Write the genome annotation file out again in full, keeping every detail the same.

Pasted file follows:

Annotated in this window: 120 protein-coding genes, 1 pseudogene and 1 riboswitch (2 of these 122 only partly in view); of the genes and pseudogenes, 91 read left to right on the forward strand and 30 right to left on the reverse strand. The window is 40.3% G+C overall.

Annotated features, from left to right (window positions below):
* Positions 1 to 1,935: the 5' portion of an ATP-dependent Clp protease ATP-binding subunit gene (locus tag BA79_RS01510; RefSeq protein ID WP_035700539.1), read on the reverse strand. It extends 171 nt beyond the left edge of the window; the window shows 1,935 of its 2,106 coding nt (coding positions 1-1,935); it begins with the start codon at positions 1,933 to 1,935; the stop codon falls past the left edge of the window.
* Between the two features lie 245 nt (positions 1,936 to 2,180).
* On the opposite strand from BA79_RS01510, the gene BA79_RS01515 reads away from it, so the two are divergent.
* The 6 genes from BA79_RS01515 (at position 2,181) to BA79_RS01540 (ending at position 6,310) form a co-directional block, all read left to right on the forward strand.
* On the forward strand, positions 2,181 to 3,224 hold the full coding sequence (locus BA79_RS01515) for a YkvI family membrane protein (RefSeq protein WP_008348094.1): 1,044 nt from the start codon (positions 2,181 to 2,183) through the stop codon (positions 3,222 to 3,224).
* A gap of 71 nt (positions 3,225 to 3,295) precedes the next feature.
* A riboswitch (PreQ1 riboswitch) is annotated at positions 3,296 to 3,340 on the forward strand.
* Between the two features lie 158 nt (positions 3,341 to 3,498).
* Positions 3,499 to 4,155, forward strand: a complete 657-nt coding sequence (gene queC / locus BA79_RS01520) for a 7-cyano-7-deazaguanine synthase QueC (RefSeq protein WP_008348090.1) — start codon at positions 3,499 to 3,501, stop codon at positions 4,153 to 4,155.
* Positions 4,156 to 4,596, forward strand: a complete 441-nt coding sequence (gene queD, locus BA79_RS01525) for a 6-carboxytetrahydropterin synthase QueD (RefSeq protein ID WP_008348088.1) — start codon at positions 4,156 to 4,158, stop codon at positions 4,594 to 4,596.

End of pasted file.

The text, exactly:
Annotated in this window: 120 protein-coding genes, 1 pseudogene and 1 riboswitch (2 of these 122 only partly in view); of the genes and pseudogenes, 91 read left to right on the forward strand and 30 right to left on the reverse strand. The window is 40.3% G+C overall.

Annotated features, from left to right (window positions below):
* Positions 1 to 1,935: the 5' portion of an ATP-dependent Clp protease ATP-binding subunit gene (locus tag BA79_RS01510; RefSeq protein ID WP_035700539.1), read on the reverse strand. It extends 171 nt beyond the left edge of the window; the window shows 1,935 of its 2,106 coding nt (coding positions 1-1,935); it begins with the start codon at positions 1,933 to 1,935; the stop codon falls past the left edge of the window.
* Between the two features lie 245 nt (positions 1,936 to 2,180).
* On the opposite strand from BA79_RS01510, the gene BA79_RS01515 reads away from it, so the two are divergent.
* The 6 genes from BA79_RS01515 (at position 2,181) to BA79_RS01540 (ending at position 6,310) form a co-directional block, all read left to right on the forward strand.
* On the forward strand, positions 2,181 to 3,224 hold the full coding sequence (locus BA79_RS01515) for a YkvI family membrane protein (RefSeq protein WP_008348094.1): 1,044 nt from the start codon (positions 2,181 to 2,183) through the stop codon (positions 3,222 to 3,224).
* A gap of 71 nt (positions 3,225 to 3,295) precedes the next feature.
* A riboswitch (PreQ1 riboswitch) is annotated at positions 3,296 to 3,340 on the forward strand.
* Between the two features lie 158 nt (positions 3,341 to 3,498).
* Positions 3,499 to 4,155, forward strand: a complete 657-nt coding sequence (gene queC / locus BA79_RS01520) for a 7-cyano-7-deazaguanine synthase QueC (RefSeq protein WP_008348090.1) — start codon at positions 3,499 to 3,501, stop codon at positions 4,153 to 4,155.
* Positions 4,156 to 4,596, forward strand: a complete 441-nt coding sequence (gene queD, locus BA79_RS01525) for a 6-carboxytetrahydropterin synthase QueD (RefSeq protein ID WP_008348088.1) — start codon at positions 4,156 to 4,158, stop codon at positions 4,594 to 4,596.